Permission to Parent: From Cradle to Empty Nest
In their book, “Raising Happy, Healthy Children”, Andalene Salvesen (Big on Children’s Super Granny) and Sally-Ann Creed (a qualified Clinical Nutritionist) address a myriad of topics, including what has been dubbed the “Permission to Parent” series, which addresses everything, from effective time-outs, to incentivising good behaviour, as well as sensory issues and diet.
In short, Andalene summarises the thoughts behind developing this series, as follows: “I have found that some adults do not feel they have the right to parent their children. They feel guilty when giving their children instructions or enforcing any kind of rules. However, when a child is treated like an adult with too many decisions and choices, he tends to feel overwhelmed and angry. When parents take back their rightful place of being the one in charge, children tend to relax and go about their business while acting their age. If an employer disproportionately increased your responsibilities and continued to change the rules according to his moods, you would also feel angry, frustrated and insecure”.
Our purpose is to empower parents and transform families through establishing and building good character traits in your children, teaching them the value of delayed gratification, and to equip parents with practical tools to achieve these parenting goals. The more tools you have, the better equipped you are as a parent to choose the most appropriate one.
One of these tools is the enforcement of what has become known as a time-out/corner time.
What are time-outs?
A time-out involves temporarily separating a child from an environment where inappropriate behaviour has occurred, and is intended to remove positive reinforcement of the negative behaviour. It is the method to successfully train a young child to respect the authority of his parents, and when done correctly, it does not break the spirit, but rather shapes the will into a respectful, obedient, happy, humble and teachable child.
Using time-out effectively and consistently encourages the child to develop the skill of delayed gratification. When we apply time-out, children are placed in time-out for an age-appropriate period of time and are given an opportunity to have a period away until they are ready to have a changed attitude before they can join again in a social setting. Looking ahead, using time-out as an adult has multiple benefits as well: Taking yourself out of a potentially explosive situation and resuming the discussion when you feel better; taking time to think through an issue before making an impulsive decision; time-out to think before responding inappropriately to a remark.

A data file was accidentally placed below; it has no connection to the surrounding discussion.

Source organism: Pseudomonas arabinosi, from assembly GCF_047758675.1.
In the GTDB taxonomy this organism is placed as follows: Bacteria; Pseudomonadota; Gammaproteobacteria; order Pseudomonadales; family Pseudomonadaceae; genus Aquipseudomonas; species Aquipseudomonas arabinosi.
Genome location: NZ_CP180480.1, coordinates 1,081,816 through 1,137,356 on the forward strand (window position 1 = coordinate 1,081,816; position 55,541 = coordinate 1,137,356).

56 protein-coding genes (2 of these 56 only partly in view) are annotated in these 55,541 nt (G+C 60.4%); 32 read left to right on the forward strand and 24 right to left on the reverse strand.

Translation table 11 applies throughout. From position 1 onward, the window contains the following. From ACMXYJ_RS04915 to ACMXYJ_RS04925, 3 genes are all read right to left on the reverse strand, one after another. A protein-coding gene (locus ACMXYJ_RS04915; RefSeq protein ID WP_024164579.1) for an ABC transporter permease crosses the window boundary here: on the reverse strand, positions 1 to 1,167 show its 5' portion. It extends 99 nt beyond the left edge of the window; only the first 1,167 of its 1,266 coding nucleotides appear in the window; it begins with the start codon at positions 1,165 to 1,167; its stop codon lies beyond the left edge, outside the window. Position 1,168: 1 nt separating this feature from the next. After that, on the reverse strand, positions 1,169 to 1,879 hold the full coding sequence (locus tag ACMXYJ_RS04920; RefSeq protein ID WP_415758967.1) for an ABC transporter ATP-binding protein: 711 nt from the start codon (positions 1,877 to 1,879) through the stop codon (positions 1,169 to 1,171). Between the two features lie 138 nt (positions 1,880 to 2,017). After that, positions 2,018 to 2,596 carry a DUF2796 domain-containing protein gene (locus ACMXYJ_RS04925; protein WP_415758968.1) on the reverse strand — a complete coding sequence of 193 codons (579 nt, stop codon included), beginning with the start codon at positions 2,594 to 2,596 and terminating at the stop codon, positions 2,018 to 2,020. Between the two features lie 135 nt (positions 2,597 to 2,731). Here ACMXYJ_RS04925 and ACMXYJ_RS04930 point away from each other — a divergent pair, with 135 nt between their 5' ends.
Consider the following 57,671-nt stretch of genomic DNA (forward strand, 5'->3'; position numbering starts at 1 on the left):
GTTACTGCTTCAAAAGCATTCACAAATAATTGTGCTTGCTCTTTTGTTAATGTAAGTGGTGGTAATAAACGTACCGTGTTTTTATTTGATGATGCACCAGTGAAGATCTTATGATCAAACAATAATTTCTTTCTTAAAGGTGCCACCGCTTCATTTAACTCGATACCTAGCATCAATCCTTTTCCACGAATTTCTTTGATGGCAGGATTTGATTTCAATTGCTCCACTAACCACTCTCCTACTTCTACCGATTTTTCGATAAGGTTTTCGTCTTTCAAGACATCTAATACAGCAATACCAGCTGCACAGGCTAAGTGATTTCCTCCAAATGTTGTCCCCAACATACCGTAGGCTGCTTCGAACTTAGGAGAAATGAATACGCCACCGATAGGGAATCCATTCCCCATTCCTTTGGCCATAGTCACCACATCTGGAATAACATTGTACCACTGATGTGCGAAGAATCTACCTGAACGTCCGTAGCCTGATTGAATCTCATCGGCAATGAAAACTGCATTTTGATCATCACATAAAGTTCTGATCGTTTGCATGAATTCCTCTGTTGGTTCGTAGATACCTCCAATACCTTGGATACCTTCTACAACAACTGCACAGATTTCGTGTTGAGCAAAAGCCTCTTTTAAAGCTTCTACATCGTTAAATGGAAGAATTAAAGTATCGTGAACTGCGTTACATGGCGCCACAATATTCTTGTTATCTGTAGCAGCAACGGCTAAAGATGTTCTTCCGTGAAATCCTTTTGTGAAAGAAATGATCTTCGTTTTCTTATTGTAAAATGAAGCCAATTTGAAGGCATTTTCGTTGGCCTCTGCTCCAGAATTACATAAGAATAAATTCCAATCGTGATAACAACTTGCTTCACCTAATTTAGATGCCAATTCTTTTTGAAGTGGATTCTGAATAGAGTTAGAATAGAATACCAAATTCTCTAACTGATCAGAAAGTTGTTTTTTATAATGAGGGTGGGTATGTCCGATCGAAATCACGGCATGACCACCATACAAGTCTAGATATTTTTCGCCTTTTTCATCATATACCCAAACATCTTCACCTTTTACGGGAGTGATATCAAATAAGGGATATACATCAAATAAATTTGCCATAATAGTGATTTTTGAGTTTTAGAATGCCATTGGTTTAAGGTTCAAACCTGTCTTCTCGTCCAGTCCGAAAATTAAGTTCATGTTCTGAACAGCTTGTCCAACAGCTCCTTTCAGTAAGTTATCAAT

While time-outs, rewards and consequences are the most effective means of correction in the earlier years, generally at around six years of age we move on to the next age-appropriate form of discipline, namely natural consequences. These happen organically after and as direct result of unwise choices.
As a parent, how do start I enforcing time-outs?
Andalene suggests a five-step plan that is discussed in detail in her book and can be summarised as follows:
Recalibrating the role of the parent – “I am back in the driver’s seat, I have the right to be in charge”
Defining predictable boundaries – “If you choose to do that, then this is what will happen”
Activating the rules of engagement – “You didn’t listen”, instead of “you are naughty”
Realigning the relationship – “I know you are disappointed, but next time I am sure you will make better choices”
Maintaining the new status quo – “From now on, my yes is yes and my no means no”
Where can I learn more?
Andalene can be booked for a 2-hour group talk, a 3-hour home visit or an evening workshop at your school or parenting group.
Available talk topics include: Diet and Discipline; Bullies, Bullied and Bystanders; Punishment versus Discipline; Shaping the Will without Breaking the Spirit; Creating Peace in the Home; Sibling Rivalry; Healthy Lunch Boxes; Grandparents and In-Laws; Healthy Boundary Setting; Tweens to Teens – Preparation for Adolescents; Training Parents of Teens; Boundaries and Discipline for the Single Parent; Diet, Routine & Discipline – From Baby to Toddler Years; Beginning with the End in Mind; Temperaments – Understanding Uniqueness; Permission to Parent; Building Self-Confident Children.
For more information and bookings, contact:
Sandra Thompson I South Africa Client Relations and Bookings
Email: firstname.lastname@example.org | Tel: +27 82 397 3606
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